Beadboard was another last minute change of plan. The original plan was to carry the tile out into the room, but after looking at the massive space I had to tile in the tub area, I decided beadboard would do just fine, thank you very much!

We added this fan/light fixture to the center of the ceiling.

And now for something fun! Original plan (again) was to create a niche in the tub wall. Since we were discouraged from doing it on the exterior wall, we thought we’d do it on the tub wall with the toilet. Alas, when we gutted the wall, we found the sewer pipe going up that wall, so no room for the niche there.

So… we decided to make a storage cubby in the room. It has a depth of 18″. Nice and deep for storage containers.
Plus, I got to use the sweet rope tile that I had already purchased.

Closet: freshly painted and now thoroughly crammed full of stuff. I now realize I need to paint the inside of all the closets in our house. Really makes a difference.

And one last parting look. Ah…

Thanks Carol!

First, this was amazing! Hats off to you and hubby for putting in a ton of work. It’s really paid off and the bathroom looks spectacular. Second, thanks for sharing this great story and photos with us!

Habitat for Humanity Factoid

The 2011 Habitat Challenge only has a few days left! If you haven’t heard, an anonymous donor made a very generous $500,000 contribution and is challenging you to give a gift by June 30. This is an exciting chance to help Habitat double its impact to provide safe, decent housing for families struggling to build a better life. Read more about Habitats mission.

To make an online donation, visit the Habitat Challenge 11 page.

Where’s Your Before and After Story?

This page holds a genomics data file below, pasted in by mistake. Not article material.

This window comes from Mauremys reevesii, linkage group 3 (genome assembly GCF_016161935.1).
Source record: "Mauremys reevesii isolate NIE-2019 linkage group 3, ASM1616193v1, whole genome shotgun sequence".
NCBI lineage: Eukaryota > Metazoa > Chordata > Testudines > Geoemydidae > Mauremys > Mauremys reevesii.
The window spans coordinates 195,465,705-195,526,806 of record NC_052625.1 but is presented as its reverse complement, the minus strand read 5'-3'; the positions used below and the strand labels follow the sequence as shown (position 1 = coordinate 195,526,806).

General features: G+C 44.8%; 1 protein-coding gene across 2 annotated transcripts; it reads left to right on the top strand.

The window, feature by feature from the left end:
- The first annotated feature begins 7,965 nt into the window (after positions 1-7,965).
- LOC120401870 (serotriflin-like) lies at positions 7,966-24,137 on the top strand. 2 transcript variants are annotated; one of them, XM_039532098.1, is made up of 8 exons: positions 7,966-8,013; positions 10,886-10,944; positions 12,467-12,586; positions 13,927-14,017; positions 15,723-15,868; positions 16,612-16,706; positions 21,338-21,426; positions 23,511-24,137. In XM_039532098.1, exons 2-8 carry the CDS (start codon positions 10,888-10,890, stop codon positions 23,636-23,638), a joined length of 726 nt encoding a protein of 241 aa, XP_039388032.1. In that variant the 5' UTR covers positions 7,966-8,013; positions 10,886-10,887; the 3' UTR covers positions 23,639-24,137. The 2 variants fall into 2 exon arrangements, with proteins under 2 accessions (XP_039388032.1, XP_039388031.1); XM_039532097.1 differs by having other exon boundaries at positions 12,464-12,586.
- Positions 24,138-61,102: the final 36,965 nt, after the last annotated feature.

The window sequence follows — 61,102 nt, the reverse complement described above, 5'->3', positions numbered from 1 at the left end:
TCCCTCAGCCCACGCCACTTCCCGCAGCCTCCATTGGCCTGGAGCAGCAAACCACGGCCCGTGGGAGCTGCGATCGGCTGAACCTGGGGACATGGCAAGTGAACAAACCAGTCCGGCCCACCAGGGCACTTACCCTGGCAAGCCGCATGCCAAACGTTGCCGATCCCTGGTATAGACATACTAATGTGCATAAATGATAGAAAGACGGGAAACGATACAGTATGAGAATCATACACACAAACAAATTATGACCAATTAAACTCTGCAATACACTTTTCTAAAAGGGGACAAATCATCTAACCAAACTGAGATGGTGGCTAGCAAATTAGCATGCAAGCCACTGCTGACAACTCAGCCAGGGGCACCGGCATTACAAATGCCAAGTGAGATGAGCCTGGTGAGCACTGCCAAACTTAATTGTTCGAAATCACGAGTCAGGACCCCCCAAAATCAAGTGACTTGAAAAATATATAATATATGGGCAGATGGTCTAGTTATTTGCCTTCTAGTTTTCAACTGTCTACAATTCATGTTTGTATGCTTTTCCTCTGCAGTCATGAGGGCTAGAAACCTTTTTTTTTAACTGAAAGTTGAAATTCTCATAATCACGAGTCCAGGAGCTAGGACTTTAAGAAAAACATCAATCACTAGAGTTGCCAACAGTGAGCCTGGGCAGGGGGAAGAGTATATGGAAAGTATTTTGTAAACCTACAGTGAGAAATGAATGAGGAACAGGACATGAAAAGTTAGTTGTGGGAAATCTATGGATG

We need to fill up an entire summer with transformations just like Carol’s, and yours could be next. Email your pictures and a “how to” story to beforeandafter@oneprojectcloser.com to join in.

Help Us Spread the Word

Are you a blogger? If you’d like to support us, please write an article on your blog about the contest, and consider adding one of our buttons to your sidebar. You can find the buttons and more information on our main Before and After article.

9 Responses
  1. Carol says:

    Oh my goodness! Thank you.
    It was a ton of work, but we are so thrilled with the results.

  2. Mary Ruth says:

    Carol,
    That is an awesome remodel! The new bathroom is updated and beautiful! Easy to clean too and no leaks! Good for you!

  3. Greg Smith says:

    What was the purpose of the 4 knobs in the shower? Not decorative I hope, or maybe I do.

  4. Carol says:

    The top two were for the shower head and the bottom two were to fill the tub. Theoretically, since the last couple of years the cold water faucet for the tub did not work.

  5. DIY Tyro says:

    Great job on the reno-my bride (of only 20 years!) and I did a shower reno in Jan 2011 before I left for an overseas deployment. It was a lot of work and stress, since we are both DIY rookies. We got it done in only 6 weeks, and came in at just under double the budget. (that’s good, right?? 🙂 About 3 months into the new shower, the floor tiles’ (12″ tiles of 1×1 squares) grout started coming out/tiles would shift. I used mastic on the floor (a local store ’tile pro’ told me I could use either mastic or thinset-so I used the mastic I used for the walls) and I believe that is what the problem is. Also, when I made the mortar bed, I sloped it to the drain using the formulas for distance/slope-only i inadvertantly created low point which pools water. My questions are: what is the best way to replace the tiles (using thinset of course) and get rid of the low spot so the water drains properly? Any suggestions would be fantastic! Thanks!!

  6. paintergal says:

    I have never tiled a floor like that, but don’t you need to start with a base like this?
    http://www.google.com/products/catalog?q=shower+floor+base&rls=com.microsoft:en-us:IE-Address&oe=&um=1&ie=UTF-8&tbm=shop&cid=11350952730556739421&sa=X&ei=dS49Tt7aFcatsAKW4Mki&ved=0CHsQ8wIwAg#

    I’m sure Ethan or Fred will have knowledge they can share on the subject.